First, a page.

Between 1947 and 1956, many US citizens were accused of being communist agents or sympathisers and had their careers ruined during the era of McCarthyism and the Second Red Scare. The McCarthyites never proved any of it in court.[24]

In 1989, Ayatollah Khomeini, supreme leader of Iran, pronounced a death sentence by fatwa on Salman Rushdie and anyone assisting publication of his book, The Satanic Verses; "I call on all Muslims wherever they may be in the world to kill them without delay". The fatwa was condemned for violating national sovereignty, freedom of speech, and the Muslim principle of fiqh.[25]

Examples in sexual violence and harassmentEdit

The American actor and producer Jeremy Piven has spoken out against the Me Too movement, which, he claims, "put lives in jeopardy without a hearing, due process or evidence". Writing about Piven's comment, journalist Brendan O'Neill, suggests that the presumption of innocence, which barrister and writer John Mortimer described as a "golden thread", is being weakened.[26]

High Court judge Sir Richard Henriques has criticized UK police training and methods which allegedly assert that "only 0.1% of rape allegations are false", and in which all complainants are treated as "victims" from the start. In three cases which later collapsed, including those of Liam Allan and Danny Kay, police withheld vital evidence from the defence.[27] It is difficult to assess the true prevalence of false rape allegations, but it is generally agreed that rape accusations are false about 2% to 10% of the time.[28][29]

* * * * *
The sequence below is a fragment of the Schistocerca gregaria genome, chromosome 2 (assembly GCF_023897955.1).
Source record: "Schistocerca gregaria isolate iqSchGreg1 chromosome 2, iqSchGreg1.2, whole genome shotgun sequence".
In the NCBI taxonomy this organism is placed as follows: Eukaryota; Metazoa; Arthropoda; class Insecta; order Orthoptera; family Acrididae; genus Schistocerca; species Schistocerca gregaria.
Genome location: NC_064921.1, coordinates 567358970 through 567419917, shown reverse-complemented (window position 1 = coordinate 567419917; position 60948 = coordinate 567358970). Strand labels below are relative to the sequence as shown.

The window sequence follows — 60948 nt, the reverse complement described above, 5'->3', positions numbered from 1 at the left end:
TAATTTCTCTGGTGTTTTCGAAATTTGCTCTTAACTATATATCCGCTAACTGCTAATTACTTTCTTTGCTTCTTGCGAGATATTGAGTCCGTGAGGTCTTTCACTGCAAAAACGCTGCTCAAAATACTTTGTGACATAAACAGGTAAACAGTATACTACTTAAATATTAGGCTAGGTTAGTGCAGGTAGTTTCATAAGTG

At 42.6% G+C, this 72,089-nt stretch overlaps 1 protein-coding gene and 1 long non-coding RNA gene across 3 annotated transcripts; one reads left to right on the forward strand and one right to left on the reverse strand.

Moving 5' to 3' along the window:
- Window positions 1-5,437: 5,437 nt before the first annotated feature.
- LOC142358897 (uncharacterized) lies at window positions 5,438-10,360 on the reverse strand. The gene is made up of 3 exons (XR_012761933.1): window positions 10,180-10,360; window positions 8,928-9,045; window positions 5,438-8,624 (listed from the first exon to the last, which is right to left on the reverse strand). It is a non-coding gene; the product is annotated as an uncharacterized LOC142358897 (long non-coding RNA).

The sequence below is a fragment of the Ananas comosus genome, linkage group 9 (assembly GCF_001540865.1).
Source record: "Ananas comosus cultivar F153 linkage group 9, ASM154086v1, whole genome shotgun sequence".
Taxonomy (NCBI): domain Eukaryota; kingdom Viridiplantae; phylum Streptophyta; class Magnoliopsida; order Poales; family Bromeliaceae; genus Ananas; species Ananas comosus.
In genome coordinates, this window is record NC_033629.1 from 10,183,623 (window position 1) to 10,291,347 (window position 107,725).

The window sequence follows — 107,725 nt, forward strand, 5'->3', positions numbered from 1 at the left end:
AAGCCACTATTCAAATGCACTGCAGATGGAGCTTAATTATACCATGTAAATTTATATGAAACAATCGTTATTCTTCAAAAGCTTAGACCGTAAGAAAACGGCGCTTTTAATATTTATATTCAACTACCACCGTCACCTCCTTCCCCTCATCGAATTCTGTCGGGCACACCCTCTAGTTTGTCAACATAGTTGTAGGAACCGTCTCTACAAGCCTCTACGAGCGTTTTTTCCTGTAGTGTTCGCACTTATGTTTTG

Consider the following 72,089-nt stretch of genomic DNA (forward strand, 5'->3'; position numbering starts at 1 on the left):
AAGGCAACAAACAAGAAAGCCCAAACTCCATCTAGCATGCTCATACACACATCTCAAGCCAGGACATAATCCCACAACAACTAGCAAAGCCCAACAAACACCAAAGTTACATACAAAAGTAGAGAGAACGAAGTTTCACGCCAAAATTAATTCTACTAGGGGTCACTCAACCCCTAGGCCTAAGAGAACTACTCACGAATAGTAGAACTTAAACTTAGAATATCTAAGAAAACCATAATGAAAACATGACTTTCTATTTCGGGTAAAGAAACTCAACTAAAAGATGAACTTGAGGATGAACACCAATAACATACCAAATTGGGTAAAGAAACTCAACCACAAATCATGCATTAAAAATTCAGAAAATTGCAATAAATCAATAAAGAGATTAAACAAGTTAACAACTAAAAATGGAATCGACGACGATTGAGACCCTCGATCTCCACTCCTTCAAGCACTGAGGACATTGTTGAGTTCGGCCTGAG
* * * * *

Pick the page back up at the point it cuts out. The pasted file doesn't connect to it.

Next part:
In Japan the criminal justice system has been criticized for its wide use of detentions, during which suspects were forced to make false confessions during interrogations.[30]

In popular cultureEdit

  • Presumed Guilty is a 1993 thriller by Tess Gerritsen in which a woman is wrongly accused of murdering her lover.
  • Presumption of Guilt is a novel by Archer Mayor in which detective Joe Gunther investigates a forty-year-old murder case.
  • The Netflix documentary Making a Murderer details the murder trials of Steven Avery and Brendan Dassey in which the presumption of innocence was "deeply compromised".[31]

See alsoEdit


  1. ^ legal
  2. ^
  3. ^ A digest of the law of evidence in criminal cases W. Benning & Company, 1846
  4. ^ "Commentaries on the laws of England". J.B. Lippincott Co., Philadelphia, 1893.
  5. ^ T. C. Granger. A digest of the law of evidence in criminal cases W. Benning & Company, 1846
  6. ^ a b Packer, Herbert L. (November 1964). "TWO MODELS OF THE CRIMINAL PROCESS". University of Pennsylvania Law Review. Pennsylvania: University of Pennsylvania. 113 (1): 1–68.